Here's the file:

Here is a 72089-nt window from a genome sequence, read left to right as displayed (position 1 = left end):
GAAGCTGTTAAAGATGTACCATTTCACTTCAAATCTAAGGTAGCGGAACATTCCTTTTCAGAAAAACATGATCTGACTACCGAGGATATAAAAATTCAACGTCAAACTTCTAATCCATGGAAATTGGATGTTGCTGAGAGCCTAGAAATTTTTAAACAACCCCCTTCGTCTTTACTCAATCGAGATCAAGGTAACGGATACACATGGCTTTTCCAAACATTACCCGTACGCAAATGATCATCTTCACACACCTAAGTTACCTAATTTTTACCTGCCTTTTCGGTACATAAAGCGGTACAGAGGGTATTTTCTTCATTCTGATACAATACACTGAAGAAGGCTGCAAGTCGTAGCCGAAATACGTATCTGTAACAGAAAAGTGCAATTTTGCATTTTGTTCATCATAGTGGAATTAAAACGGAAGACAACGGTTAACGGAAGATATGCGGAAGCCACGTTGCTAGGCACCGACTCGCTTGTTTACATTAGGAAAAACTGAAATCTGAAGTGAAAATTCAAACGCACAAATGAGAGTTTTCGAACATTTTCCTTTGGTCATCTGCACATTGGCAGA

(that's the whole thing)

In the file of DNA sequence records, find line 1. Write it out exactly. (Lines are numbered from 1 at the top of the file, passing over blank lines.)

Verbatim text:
Here is a 72089-nt window from a genome sequence, read left to right as displayed (position 1 = left end):